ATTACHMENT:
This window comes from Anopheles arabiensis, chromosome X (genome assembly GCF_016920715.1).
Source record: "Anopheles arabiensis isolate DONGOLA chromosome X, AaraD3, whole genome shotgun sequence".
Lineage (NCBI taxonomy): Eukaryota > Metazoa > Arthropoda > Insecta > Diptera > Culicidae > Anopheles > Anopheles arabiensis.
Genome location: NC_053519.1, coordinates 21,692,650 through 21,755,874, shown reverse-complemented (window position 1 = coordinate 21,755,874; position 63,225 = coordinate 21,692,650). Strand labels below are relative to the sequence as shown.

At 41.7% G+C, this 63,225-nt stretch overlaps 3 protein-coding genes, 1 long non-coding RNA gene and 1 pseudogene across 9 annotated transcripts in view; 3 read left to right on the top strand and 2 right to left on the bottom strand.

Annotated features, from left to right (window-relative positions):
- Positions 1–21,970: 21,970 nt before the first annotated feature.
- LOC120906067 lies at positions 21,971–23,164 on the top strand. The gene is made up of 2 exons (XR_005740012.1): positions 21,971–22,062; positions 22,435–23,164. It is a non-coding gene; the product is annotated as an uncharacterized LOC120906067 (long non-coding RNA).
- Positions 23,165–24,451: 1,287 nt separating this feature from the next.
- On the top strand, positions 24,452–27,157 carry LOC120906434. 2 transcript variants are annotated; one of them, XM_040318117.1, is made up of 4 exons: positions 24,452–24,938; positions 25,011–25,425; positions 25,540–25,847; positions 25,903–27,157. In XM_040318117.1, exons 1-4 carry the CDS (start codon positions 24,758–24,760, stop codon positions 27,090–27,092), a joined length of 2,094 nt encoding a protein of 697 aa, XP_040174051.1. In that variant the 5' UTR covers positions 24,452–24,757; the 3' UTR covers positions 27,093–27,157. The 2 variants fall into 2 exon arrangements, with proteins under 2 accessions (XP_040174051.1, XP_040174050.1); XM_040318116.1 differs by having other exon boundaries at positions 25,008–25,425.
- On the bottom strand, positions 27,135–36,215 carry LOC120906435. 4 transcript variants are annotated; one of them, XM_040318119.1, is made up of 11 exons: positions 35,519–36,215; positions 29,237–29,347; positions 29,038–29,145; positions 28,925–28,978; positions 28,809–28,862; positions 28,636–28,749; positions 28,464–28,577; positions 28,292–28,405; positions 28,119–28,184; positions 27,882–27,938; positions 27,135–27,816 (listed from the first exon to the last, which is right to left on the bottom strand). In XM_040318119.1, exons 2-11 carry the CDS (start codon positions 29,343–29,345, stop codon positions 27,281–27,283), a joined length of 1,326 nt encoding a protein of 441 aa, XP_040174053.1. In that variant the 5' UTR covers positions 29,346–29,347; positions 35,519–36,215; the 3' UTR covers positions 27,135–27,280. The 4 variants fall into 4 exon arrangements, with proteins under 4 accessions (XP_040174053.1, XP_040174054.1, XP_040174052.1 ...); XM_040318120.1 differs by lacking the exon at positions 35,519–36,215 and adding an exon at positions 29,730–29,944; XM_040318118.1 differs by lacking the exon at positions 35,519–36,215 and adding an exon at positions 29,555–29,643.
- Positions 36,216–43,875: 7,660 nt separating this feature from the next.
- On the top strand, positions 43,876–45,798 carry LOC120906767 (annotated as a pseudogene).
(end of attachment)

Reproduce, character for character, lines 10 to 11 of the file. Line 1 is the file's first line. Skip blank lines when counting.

- On the top strand, positions 24,452–27,157 carry LOC120906434. 2 transcript variants are annotated; one of them, XM_040318117.1, is made up of 4 exons: positions 24,452–24,938; positions 25,011–25,425; positions 25,540–25,847; positions 25,903–27,157. In XM_040318117.1, exons 1-4 carry the CDS (start codon positions 24,758–24,760, stop codon positions 27,090–27,092), a joined length of 2,094 nt encoding a protein of 697 aa, XP_040174051.1. In that variant the 5' UTR covers positions 24,452–24,757; the 3' UTR covers positions 27,093–27,157. The 2 variants fall into 2 exon arrangements, with proteins under 2 accessions (XP_040174051.1, XP_040174050.1); XM_040318116.1 differs by having other exon boundaries at positions 25,008–25,425.
- On the bottom strand, positions 27,135–36,215 carry LOC120906435. 4 transcript variants are annotated; one of them, XM_040318119.1, is made up of 11 exons: positions 35,519–36,215; positions 29,237–29,347; positions 29,038–29,145; positions 28,925–28,978; positions 28,809–28,862; positions 28,636–28,749; positions 28,464–28,577; positions 28,292–28,405; positions 28,119–28,184; positions 27,882–27,938; positions 27,135–27,816 (listed from the first exon to the last, which is right to left on the bottom strand). In XM_040318119.1, exons 2-11 carry the CDS (start codon positions 29,343–29,345, stop codon positions 27,281–27,283), a joined length of 1,326 nt encoding a protein of 441 aa, XP_040174053.1. In that variant the 5' UTR covers positions 29,346–29,347; positions 35,519–36,215; the 3' UTR covers positions 27,135–27,280. The 4 variants fall into 4 exon arrangements, with proteins under 4 accessions (XP_040174053.1, XP_040174054.1, XP_040174052.1 ...); XM_040318120.1 differs by lacking the exon at positions 35,519–36,215 and adding an exon at positions 29,730–29,944; XM_040318118.1 differs by lacking the exon at positions 35,519–36,215 and adding an exon at positions 29,555–29,643.